Various people focus on Putin’s KGB experience. Responding to these critics, Cohen points out that Putin’s years as KGB intelligence officer in East Germany were “clearly formative” (ibid.). These experiences made Putin a “Europeanized Russian, a fluent German speaker, and a political leader with a remarkable, demonstrated capacity for retaining and coolly analyzing a very wide range of information” (ibid.). However, Cohen counsels the reader to pay attention to the post-KGB period, where he served as deputy to the mayor of St. Petersburg, then considered one of the two or three most democratic leaders in Russia” (ibid.).

The western press had a vulturous field day accusing Putin of being a murderer of journalists and other “enemies.” Putin’s accusers – in the cases of investigative journalist Anna Politkovskaya (shot to death in Moscow in 2006) and the shadowy Alexander Litvinenko, a “one-time KGB defector with ties to aggrieved Yeltsin-era oligarchs, who died of radiation poisoning in London, also in 2006” (p. 6). Guess what? No evidence points to Putin in either case. The editor of the “devoutly independent Novaya Gazeta still believes that the assassination was ordered by Chechen officials, whose human-rights abuses she was investigating. These are highly and complexly entangled issues: but a still partially corrupt economic system – a “culture of impunity that began before Putin, in the late 1990s” (ibid.) may be responsible for murderous acts.

6) Another allegation: “Putin is a fascist and white supremacist.” It appears, Cohen thinks, as an accusation “made mostly, it seems, by people wishing to deflect attention from the role being played by neo-Nazis in US-backed Ukraine” (ibid.). This defamation of character, Cohen states plainly, is “absurd.” The core belief of fascism is based on a “cult of blood” – positing the “superiority of one ethnicity over all others” (p. 7). Russia is, after all, a vast multi-ethnic state – “embracing scores of diverse groups with a broad range of skin colour—such circumstances or related acts by Putin would be inconceivable, if not political suicide” (ibid.). Further: a mass fascist movement is “scarcely feasible in a country where so many millions have died in the war against Nazi Germany, a war that affected Putin directly and clearly left a formative mark on him” (ibid.). His older brother died in the long German siege of Leningrad.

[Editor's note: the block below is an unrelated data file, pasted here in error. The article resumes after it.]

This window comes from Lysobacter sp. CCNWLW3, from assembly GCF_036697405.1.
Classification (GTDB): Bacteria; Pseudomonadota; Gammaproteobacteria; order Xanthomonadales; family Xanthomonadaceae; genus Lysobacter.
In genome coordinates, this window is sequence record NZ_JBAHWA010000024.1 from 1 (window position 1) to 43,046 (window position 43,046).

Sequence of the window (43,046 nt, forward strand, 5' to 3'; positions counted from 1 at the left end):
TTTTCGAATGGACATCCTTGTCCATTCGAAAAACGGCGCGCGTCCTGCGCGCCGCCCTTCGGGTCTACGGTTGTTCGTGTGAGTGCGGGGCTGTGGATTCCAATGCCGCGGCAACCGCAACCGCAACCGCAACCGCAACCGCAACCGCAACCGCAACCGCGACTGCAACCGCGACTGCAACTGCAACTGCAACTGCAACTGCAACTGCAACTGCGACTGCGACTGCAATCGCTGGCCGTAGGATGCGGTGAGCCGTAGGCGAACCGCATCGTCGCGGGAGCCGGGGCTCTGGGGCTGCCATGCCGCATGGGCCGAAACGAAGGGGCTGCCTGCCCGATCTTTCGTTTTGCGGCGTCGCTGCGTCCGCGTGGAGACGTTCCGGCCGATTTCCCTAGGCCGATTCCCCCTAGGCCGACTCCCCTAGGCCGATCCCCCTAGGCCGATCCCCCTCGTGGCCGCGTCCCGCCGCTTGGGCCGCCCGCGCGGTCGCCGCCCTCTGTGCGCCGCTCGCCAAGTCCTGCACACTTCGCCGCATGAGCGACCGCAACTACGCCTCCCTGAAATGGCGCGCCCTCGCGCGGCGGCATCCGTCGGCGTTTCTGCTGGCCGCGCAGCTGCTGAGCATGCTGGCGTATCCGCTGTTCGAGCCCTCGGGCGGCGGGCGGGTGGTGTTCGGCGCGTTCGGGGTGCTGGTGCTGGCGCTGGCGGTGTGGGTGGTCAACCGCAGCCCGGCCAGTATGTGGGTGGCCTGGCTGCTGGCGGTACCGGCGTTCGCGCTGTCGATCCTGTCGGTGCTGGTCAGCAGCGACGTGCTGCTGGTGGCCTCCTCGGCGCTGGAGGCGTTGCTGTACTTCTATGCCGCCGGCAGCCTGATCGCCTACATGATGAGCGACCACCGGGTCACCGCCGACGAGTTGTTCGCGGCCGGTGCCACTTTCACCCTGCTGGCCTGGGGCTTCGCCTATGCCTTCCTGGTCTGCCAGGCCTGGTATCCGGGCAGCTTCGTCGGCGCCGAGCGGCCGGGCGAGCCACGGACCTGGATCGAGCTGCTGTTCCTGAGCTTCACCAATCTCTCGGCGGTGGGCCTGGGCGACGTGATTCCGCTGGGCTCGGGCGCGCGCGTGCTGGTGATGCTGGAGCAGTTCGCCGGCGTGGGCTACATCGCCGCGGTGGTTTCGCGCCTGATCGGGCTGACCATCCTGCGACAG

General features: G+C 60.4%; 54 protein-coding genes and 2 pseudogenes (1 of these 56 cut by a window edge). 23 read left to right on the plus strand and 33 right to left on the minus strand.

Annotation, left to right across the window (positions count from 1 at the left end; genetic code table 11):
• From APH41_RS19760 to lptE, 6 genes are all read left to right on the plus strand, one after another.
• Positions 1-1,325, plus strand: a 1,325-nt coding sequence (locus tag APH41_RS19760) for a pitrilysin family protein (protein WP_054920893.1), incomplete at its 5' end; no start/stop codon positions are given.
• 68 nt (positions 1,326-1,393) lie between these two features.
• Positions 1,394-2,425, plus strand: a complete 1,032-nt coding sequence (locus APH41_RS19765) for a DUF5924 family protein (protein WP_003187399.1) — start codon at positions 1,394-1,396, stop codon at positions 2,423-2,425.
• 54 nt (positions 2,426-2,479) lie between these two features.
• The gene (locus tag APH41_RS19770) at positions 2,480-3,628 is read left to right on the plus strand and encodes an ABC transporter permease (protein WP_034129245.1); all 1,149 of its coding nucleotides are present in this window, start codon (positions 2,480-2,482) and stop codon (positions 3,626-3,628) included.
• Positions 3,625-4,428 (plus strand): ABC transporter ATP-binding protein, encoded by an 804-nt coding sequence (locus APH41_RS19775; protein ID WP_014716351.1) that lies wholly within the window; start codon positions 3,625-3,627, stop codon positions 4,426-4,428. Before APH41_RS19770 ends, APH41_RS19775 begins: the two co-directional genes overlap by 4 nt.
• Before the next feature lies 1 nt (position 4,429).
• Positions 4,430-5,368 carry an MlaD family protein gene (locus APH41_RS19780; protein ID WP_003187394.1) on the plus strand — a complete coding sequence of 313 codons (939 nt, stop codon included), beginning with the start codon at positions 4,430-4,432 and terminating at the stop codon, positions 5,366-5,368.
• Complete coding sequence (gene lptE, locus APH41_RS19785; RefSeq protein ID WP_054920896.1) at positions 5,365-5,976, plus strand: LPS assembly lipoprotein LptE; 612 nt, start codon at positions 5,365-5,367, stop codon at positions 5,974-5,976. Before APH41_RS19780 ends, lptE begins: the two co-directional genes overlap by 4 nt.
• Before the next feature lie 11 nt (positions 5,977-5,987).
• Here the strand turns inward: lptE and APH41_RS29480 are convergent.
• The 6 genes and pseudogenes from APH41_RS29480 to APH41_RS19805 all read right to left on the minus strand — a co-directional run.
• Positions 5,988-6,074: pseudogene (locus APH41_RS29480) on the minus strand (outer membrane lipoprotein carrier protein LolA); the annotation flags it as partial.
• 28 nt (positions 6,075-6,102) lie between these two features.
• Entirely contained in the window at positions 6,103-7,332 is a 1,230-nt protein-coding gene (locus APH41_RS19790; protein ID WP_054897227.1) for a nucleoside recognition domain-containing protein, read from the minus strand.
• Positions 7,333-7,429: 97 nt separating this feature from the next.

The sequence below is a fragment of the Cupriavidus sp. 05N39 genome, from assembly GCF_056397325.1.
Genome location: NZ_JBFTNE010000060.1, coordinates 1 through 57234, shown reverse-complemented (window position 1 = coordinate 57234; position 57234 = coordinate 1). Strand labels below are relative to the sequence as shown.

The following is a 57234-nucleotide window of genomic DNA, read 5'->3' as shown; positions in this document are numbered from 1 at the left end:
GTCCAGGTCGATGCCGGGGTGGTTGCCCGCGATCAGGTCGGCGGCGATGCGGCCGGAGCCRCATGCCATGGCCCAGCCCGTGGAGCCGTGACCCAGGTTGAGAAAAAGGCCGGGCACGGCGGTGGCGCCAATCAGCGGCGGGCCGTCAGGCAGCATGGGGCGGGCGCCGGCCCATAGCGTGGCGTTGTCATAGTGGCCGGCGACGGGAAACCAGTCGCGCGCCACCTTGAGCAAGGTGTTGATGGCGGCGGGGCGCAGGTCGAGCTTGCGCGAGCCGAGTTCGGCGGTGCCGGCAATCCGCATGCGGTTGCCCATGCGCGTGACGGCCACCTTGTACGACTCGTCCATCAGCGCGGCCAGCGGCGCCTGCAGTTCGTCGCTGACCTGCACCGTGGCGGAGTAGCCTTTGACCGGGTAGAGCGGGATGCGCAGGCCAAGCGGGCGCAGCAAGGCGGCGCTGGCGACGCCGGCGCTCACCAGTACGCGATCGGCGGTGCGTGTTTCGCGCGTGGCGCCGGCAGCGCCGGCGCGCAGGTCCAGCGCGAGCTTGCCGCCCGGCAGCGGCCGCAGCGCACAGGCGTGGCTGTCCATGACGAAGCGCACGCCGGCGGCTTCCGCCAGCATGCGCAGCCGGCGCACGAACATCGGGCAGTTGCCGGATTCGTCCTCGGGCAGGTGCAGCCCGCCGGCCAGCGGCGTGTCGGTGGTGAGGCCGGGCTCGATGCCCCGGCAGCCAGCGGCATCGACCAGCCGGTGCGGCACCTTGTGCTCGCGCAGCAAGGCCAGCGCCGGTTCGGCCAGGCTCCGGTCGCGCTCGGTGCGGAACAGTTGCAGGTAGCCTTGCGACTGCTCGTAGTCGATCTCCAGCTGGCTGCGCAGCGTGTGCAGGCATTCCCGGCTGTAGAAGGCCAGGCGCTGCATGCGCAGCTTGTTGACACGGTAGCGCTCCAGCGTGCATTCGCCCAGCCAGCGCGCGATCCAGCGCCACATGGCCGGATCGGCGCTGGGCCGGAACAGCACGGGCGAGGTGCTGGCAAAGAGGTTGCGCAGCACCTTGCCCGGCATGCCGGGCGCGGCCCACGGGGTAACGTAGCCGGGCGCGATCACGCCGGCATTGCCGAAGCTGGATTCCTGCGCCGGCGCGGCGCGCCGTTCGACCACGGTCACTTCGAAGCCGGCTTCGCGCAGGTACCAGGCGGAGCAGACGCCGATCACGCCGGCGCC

7) Our final allegation is that, as a “foreign-policy leader, Putin has been exceedingly ‘aggressive’ abroad and his behavior has been the sole cause of the new cold war” (ibid.). This is a very serious accusation – indeed, the evidence points, rather, to “US-led instigations, primarily in the process of expanding the NATO military alliance since the late 1990s from Germany to Russia’s borders today. The proxy US-Russian war in Georgia in 2008 was initiated by the US-backed president of that country, who had been encouraged to aspire to NATO membership. The 2014 crisis and subsequent proxy war in Ukraine resulted from the long-standing effort to bring that country, despite large regions’ shared civilization with Russia, into NATO. And Putin’s 2015 military intervention in Syria was done a valid premise: either it would be Syrian President Bashar al-Assad in Damascus or the terrorist Islamic State – ….(p. 8). President Barach Obama refused to join Russia in an anti-ISIS alliance.

It is important, at this ultrahazardous moment in global history and looming threat of catastrophic nuclear war, to understand a “few historical truths.” “In 2000, a young and little-experienced man became the leader of a vast state that had precipitously disintegrated, or ‘collapsed.’ Twice in the twentieth century—in 1917 and again in 1991—with disastrous consequences for its people. And in both instances it  lost its ‘sovereignty’ and thus its security in fundamental ways” (p. 9). Cohen urges us to follow Spinoza’s dictum: a balanced evaluation is in order, “not in order to demonize, not to mock, not to hate, but to understand” (p. 9).

Michael Welton retired from Athabasca University.  His recent books include Unearthing Canada’s Hidden Past: a Short History of Adult Education and Adult Education a Precarious Age: The Hamburg Declaration revisited.